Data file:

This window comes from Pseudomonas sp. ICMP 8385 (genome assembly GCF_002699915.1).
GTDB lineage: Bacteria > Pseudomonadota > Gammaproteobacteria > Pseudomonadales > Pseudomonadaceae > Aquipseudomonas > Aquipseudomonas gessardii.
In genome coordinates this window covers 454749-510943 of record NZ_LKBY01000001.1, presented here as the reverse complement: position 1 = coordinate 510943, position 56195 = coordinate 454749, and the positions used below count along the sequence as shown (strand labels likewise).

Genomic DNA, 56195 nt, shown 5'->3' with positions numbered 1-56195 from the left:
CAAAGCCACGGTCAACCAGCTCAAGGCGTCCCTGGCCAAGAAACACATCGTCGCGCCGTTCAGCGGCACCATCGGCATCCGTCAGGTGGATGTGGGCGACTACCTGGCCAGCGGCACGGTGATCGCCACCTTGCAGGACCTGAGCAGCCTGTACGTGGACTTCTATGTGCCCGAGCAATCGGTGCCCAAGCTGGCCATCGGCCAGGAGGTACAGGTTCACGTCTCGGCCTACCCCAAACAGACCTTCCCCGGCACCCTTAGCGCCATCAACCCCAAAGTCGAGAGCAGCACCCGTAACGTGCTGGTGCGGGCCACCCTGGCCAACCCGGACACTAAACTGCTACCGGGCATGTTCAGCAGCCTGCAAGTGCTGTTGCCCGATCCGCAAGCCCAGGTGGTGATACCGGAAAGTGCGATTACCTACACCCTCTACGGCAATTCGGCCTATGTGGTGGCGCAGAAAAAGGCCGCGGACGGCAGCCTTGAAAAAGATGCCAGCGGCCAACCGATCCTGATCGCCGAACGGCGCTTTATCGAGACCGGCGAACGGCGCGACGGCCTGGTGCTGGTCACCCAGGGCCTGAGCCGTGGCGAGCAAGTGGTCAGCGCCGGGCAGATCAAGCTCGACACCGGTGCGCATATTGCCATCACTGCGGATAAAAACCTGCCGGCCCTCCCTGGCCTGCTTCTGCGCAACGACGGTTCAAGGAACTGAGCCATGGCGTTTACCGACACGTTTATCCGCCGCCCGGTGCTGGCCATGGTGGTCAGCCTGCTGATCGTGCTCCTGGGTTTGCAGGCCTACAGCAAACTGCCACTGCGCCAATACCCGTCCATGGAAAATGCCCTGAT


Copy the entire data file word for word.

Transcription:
This window comes from Pseudomonas sp. ICMP 8385 (genome assembly GCF_002699915.1).
GTDB lineage: Bacteria > Pseudomonadota > Gammaproteobacteria > Pseudomonadales > Pseudomonadaceae > Aquipseudomonas > Aquipseudomonas gessardii.
In genome coordinates this window covers 454749-510943 of record NZ_LKBY01000001.1, presented here as the reverse complement: position 1 = coordinate 510943, position 56195 = coordinate 454749, and the positions used below count along the sequence as shown (strand labels likewise).

Genomic DNA, 56195 nt, shown 5'->3' with positions numbered 1-56195 from the left:
CAAAGCCACGGTCAACCAGCTCAAGGCGTCCCTGGCCAAGAAACACATCGTCGCGCCGTTCAGCGGCACCATCGGCATCCGTCAGGTGGATGTGGGCGACTACCTGGCCAGCGGCACGGTGATCGCCACCTTGCAGGACCTGAGCAGCCTGTACGTGGACTTCTATGTGCCCGAGCAATCGGTGCCCAAGCTGGCCATCGGCCAGGAGGTACAGGTTCACGTCTCGGCCTACCCCAAACAGACCTTCCCCGGCACCCTTAGCGCCATCAACCCCAAAGTCGAGAGCAGCACCCGTAACGTGCTGGTGCGGGCCACCCTGGCCAACCCGGACACTAAACTGCTACCGGGCATGTTCAGCAGCCTGCAAGTGCTGTTGCCCGATCCGCAAGCCCAGGTGGTGATACCGGAAAGTGCGATTACCTACACCCTCTACGGCAATTCGGCCTATGTGGTGGCGCAGAAAAAGGCCGCGGACGGCAGCCTTGAAAAAGATGCCAGCGGCCAACCGATCCTGATCGCCGAACGGCGCTTTATCGAGACCGGCGAACGGCGCGACGGCCTGGTGCTGGTCACCCAGGGCCTGAGCCGTGGCGAGCAAGTGGTCAGCGCCGGGCAGATCAAGCTCGACACCGGTGCGCATATTGCCATCACTGCGGATAAAAACCTGCCGGCCCTCCCTGGCCTGCTTCTGCGCAACGACGGTTCAAGGAACTGAGCCATGGCGTTTACCGACACGTTTATCCGCCGCCCGGTGCTGGCCATGGTGGTCAGCCTGCTGATCGTGCTCCTGGGTTTGCAGGCCTACAGCAAACTGCCACTGCGCCAATACCCGTCCATGGAAAATGCCCTGAT